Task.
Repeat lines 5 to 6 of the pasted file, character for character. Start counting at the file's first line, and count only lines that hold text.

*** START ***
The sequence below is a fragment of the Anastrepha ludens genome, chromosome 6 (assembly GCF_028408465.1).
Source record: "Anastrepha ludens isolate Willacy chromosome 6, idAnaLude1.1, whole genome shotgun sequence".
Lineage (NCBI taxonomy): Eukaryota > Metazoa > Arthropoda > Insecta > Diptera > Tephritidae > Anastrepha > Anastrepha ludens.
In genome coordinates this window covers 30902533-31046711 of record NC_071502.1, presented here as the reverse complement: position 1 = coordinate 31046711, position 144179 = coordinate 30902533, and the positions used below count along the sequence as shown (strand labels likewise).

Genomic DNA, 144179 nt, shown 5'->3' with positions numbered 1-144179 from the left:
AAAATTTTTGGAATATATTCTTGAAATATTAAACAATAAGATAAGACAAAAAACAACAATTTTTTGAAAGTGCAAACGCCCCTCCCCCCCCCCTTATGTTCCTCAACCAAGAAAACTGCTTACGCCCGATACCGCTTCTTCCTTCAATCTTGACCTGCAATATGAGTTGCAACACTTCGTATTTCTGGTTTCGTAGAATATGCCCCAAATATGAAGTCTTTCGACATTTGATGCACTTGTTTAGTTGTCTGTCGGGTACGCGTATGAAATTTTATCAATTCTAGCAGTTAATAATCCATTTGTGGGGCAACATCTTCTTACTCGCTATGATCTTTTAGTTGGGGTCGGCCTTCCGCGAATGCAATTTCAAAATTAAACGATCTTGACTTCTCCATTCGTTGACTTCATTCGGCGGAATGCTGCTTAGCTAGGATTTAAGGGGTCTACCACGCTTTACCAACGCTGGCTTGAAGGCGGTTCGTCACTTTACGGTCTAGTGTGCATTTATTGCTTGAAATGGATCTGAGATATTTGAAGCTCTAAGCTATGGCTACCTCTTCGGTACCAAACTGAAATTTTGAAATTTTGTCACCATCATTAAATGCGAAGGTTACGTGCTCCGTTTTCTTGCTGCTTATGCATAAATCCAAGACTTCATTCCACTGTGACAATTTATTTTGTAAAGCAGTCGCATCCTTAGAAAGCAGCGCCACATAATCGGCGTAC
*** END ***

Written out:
Genomic DNA, 144179 nt, shown 5'->3' with positions numbered 1-144179 from the left:
AAAATTTTTGGAATATATTCTTGAAATATTAAACAATAAGATAAGACAAAAAACAACAATTTTTTGAAAGTGCAAACGCCCCTCCCCCCCCCCTTATGTTCCTCAACCAAGAAAACTGCTTACGCCCGATACCGCTTCTTCCTTCAATCTTGACCTGCAATATGAGTTGCAACACTTCGTATTTCTGGTTTCGTAGAATATGCCCCAAATATGAAGTCTTTCGACATTTGATGCACTTGTTTAGTTGTCTGTCGGGTACGCGTATGAAATTTTATCAATTCTAGCAGTTAATAATCCATTTGTGGGGCAACATCTTCTTACTCGCTATGATCTTTTAGTTGGGGTCGGCCTTCCGCGAATGCAATTTCAAAATTAAACGATCTTGACTTCTCCATTCGTTGACTTCATTCGGCGGAATGCTGCTTAGCTAGGATTTAAGGGGTCTACCACGCTTTACCAACGCTGGCTTGAAGGCGGTTCGTCACTTTACGGTCTAGTGTGCATTTATTGCTTGAAATGGATCTGAGATATTTGAAGCTCTAAGCTATGGCTACCTCTTCGGTACCAAACTGAAATTTTGAAATTTTGTCACCATCATTAAATGCGAAGGTTACGTGCTCCGTTTTCTTGCTGCTTATGCATAAATCCAAGACTTCATTCCACTGTGACAATTTATTTTGTAAAGCAGTCGCATCCTTAGAAAGCAGCGCCACATAATCGGCGTAC